28 January Adrian Alarcon Rios, el presidente de la Confederacion Patronal Mexicana (Coparmex), during a meeting of members of Coparmex in Chilpancingo, Guerrero State, that was also attended by Florencio Salazar Adame, el secretario de Gobierno estatal, said businessmen in Chilpancingo were forming their own security force to combat crime. He added that during the first 28 days of 2016, five businessmen had been kidnapped, seven had fled the city and 35 businesses had closed. He also criticised the attitude of the Mayor of Chilpancingo, Marco Antonio Leyva Mena, saying that when the local businessmen raised their concerns about the level of crime, he refused to listen. He said that the Vecino vigilante could not fight crime alone but there was need for a coordinated effort.


15 January The FBI issued an alert for kidnapping scams in the New York area. An example was given of a Saddle Brook man who was called and told his father had been involved in a car accident and was being held. The victim was instructed by the caller to wire USD1,900 by Moneygram to ensure the safe return of his father. The caller then said there had been an error and another USD1,900 needed to be wired via Moneygram. The caller then threatened to kill the man’s father unless a further USD1,900 was sent and yet a further USD1,500 was also sent. The caller also demanded that the victim remain on the telephone against a threat to kill his father. The victim eventually went to his father’s house where the caller said he would be brought, only to discover his father was at home and had not been involved in an accident. All the Moneygrams had been cashed.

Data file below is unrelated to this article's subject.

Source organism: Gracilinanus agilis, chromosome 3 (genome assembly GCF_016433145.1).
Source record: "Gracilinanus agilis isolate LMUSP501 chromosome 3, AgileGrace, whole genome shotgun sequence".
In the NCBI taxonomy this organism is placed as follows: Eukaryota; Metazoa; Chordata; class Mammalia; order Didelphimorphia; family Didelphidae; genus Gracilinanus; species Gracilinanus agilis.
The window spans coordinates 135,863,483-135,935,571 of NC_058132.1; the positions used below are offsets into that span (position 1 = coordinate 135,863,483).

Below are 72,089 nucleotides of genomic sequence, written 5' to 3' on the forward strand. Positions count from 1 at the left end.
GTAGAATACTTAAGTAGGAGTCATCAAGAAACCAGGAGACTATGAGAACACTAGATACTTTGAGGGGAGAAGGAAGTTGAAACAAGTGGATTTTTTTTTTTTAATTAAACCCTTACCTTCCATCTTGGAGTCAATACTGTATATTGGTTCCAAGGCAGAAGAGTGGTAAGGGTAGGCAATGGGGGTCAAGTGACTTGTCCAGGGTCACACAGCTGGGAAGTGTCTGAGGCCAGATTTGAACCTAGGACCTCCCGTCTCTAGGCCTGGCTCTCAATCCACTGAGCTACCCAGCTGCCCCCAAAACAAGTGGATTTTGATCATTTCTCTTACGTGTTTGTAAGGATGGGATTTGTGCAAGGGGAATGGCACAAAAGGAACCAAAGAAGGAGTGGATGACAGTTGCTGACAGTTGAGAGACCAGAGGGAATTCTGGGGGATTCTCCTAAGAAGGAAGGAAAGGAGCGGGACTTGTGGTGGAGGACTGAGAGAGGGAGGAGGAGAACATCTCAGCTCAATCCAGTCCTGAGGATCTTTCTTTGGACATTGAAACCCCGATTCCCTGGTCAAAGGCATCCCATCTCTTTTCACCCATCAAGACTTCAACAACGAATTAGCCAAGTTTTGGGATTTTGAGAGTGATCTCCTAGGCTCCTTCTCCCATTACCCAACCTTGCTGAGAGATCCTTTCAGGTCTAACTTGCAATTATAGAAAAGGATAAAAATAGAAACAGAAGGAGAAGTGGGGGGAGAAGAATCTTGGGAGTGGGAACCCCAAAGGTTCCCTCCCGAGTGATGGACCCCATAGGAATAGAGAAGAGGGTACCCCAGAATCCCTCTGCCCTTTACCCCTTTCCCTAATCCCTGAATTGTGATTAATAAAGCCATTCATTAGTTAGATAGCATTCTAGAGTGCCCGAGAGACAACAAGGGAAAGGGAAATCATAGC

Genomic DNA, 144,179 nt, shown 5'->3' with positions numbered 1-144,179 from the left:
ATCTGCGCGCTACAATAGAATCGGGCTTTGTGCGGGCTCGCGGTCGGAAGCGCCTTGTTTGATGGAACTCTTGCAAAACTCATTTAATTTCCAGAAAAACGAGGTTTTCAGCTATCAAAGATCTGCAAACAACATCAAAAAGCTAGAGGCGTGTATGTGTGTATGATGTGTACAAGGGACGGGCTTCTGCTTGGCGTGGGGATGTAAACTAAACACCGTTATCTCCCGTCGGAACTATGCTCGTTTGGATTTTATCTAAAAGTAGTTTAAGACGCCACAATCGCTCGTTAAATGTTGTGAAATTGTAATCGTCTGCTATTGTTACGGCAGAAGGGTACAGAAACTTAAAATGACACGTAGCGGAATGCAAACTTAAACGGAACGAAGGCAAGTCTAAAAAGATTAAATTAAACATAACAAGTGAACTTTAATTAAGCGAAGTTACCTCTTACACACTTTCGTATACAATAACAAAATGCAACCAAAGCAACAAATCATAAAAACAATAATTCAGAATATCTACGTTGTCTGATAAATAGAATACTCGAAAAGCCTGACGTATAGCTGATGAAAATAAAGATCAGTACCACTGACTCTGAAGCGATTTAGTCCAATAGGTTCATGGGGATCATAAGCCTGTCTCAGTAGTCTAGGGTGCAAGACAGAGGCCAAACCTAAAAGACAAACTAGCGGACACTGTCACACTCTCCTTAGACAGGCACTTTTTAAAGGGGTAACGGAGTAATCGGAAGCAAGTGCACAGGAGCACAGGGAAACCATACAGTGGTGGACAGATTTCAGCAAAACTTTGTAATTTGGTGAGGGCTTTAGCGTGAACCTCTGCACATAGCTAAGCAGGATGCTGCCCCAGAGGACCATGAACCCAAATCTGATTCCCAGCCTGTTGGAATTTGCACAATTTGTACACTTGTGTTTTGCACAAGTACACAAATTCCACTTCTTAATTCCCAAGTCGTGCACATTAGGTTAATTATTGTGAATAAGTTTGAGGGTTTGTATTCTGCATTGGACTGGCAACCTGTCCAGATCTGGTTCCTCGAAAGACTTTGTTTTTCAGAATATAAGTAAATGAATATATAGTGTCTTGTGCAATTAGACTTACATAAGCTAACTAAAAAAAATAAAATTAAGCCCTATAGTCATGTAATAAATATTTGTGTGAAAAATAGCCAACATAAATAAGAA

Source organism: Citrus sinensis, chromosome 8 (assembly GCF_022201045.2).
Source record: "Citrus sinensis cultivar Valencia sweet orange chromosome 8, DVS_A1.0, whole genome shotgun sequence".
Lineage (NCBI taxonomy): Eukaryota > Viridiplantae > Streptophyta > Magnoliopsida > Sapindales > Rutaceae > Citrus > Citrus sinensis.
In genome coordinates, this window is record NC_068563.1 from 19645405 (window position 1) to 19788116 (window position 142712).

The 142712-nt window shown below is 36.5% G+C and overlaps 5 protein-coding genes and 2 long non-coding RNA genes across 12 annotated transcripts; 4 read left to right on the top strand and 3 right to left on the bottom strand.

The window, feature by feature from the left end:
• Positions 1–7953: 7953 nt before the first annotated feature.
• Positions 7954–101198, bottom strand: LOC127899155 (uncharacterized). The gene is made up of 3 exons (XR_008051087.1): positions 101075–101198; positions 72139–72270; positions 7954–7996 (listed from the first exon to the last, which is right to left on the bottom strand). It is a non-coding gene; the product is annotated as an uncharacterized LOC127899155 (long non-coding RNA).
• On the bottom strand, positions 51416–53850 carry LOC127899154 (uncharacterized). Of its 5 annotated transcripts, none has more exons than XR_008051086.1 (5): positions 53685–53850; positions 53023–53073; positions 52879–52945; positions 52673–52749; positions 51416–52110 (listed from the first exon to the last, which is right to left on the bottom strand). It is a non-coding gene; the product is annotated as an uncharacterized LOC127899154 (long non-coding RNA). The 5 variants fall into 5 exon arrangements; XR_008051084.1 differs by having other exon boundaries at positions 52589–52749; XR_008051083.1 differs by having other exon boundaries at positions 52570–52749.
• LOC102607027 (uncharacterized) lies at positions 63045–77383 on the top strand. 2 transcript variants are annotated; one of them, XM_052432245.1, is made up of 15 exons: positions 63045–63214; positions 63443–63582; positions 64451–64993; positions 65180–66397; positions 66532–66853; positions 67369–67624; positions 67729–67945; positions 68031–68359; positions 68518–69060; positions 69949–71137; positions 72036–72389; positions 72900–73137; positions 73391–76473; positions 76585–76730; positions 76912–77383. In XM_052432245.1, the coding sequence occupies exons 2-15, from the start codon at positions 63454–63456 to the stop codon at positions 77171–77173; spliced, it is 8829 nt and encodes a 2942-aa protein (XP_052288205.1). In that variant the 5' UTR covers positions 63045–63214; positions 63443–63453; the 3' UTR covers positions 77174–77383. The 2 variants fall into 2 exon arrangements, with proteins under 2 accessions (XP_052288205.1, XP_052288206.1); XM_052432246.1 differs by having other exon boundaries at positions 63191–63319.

2 January Three Bangladeshis and ten Ecuadorians were rescued during a police operation near El Cambote, Huehuetenango. Three suspected kidnappers were arrested. The kidnappers had contacted the victims’ families in New York and demanded USD24,000 for their release. The family of one of the Bangladeshis reported his disappearance to the authorities in New York who alerted the Guatemalan authorities. The police traced the location of the cell phone signal that the kidnappers were using to register their ransom demands. According figures released by La Fiscalia, the number of kidnapping incidents reduced by 65% in 2015 and 21 kidnapping gangs were dismantled. A total of 24 kidnapping victims were rescued and about 100 suspects arrested. Between 2012 and 2015, 99 kidnapping gangs were dismantled and 45 victims rescued.